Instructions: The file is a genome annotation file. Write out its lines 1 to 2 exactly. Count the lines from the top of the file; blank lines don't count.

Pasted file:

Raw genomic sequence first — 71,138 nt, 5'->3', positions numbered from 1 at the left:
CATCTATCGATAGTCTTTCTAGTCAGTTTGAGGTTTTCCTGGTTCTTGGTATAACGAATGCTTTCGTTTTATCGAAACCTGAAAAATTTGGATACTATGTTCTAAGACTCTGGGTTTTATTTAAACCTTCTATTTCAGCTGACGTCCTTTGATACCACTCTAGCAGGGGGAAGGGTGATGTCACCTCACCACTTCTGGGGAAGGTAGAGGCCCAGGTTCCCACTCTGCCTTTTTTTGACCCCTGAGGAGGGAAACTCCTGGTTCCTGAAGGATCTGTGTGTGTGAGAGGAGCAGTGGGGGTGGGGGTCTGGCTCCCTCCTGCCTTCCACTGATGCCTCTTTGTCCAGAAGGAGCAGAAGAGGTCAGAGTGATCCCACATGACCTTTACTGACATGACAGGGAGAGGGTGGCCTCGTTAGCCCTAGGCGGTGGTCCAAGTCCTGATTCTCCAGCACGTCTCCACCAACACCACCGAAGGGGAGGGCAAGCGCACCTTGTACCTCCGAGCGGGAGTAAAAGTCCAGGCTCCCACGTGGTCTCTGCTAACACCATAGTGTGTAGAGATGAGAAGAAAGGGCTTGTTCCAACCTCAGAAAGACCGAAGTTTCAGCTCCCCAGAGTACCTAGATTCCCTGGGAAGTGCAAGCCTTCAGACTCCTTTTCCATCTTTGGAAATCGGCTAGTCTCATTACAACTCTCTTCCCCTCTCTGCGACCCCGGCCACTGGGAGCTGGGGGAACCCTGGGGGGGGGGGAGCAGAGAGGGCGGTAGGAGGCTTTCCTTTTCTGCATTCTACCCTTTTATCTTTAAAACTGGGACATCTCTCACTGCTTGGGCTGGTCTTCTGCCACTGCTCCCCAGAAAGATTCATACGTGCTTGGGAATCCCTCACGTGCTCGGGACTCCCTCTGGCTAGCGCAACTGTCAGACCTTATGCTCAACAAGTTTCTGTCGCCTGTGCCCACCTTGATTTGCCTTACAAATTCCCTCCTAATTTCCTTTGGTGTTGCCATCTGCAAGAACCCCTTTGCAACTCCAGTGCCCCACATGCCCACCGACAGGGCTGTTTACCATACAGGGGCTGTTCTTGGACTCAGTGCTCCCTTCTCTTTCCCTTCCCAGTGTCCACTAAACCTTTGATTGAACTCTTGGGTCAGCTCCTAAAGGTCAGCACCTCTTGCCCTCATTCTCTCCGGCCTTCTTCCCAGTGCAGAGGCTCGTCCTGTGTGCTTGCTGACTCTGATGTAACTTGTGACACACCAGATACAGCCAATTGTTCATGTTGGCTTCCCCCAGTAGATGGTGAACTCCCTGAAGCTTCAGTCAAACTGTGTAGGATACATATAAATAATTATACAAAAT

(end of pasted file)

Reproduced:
Raw genomic sequence first — 71,138 nt, 5'->3', positions numbered from 1 at the left:
CATCTATCGATAGTCTTTCTAGTCAGTTTGAGGTTTTCCTGGTTCTTGGTATAACGAATGCTTTCGTTTTATCGAAACCTGAAAAATTTGGATACTATGTTCTAAGACTCTGGGTTTTATTTAAACCTTCTATTTCAGCTGACGTCCTTTGATACCACTCTAGCAGGGGGAAGGGTGATGTCACCTCACCACTTCTGGGGAAGGTAGAGGCCCAGGTTCCCACTCTGCCTTTTTTTGACCCCTGAGGAGGGAAACTCCTGGTTCCTGAAGGATCTGTGTGTGTGAGAGGAGCAGTGGGGGTGGGGGTCTGGCTCCCTCCTGCCTTCCACTGATGCCTCTTTGTCCAGAAGGAGCAGAAGAGGTCAGAGTGATCCCACATGACCTTTACTGACATGACAGGGAGAGGGTGGCCTCGTTAGCCCTAGGCGGTGGTCCAAGTCCTGATTCTCCAGCACGTCTCCACCAACACCACCGAAGGGGAGGGCAAGCGCACCTTGTACCTCCGAGCGGGAGTAAAAGTCCAGGCTCCCACGTGGTCTCTGCTAACACCATAGTGTGTAGAGATGAGAAGAAAGGGCTTGTTCCAACCTCAGAAAGACCGAAGTTTCAGCTCCCCAGAGTACCTAGATTCCCTGGGAAGTGCAAGCCTTCAGACTCCTTTTCCATCTTTGGAAATCGGCTAGTCTCATTACAACTCTCTTCCCCTCTCTGCGACCCCGGCCACTGGGAGCTGGGGGAACCCTGGGGGGGGGGGAGCAGAGAGGGCGGTAGGAGGCTTTCCTTTTCTGCATTCTACCCTTTTATCTTTAAAACTGGGACATCTCTCACTGCTTGGGCTGGTCTTCTGCCACTGCTCCCCAGAAAGATTCATACGTGCTTGGGAATCCCTCACGTGCTCGGGACTCCCTCTGGCTAGCGCAACTGTCAGACCTTATGCTCAACAAGTTTCTGTCGCCTGTGCCCACCTTGATTTGCCTTACAAATTCCCTCCTAATTTCCTTTGGTGTTGCCATCTGCAAGAACCCCTTTGCAACTCCAGTGCCCCACATGCCCACCGACAGGGCTGTTTACCATACAGGGGCTGTTCTTGGACTCAGTGCTCCCTTCTCTTTCCCTTCCCAGTGTCCACTAAACCTTTGATTGAACTCTTGGGTCAGCTCCTAAAGGTCAGCACCTCTTGCCCTCATTCTCTCCGGCCTTCTTCCCAGTGCAGAGGCTCGTCCTGTGTGCTTGCTGACTCTGATGTAACTTGTGACACACCAGATACAGCCAATTGTTCATGTTGGCTTCCCCCAGTAGATGGTGAACTCCCTGAAGCTTCAGTCAAACTGTGTAGGATACATATAAATAATTATACAAAAT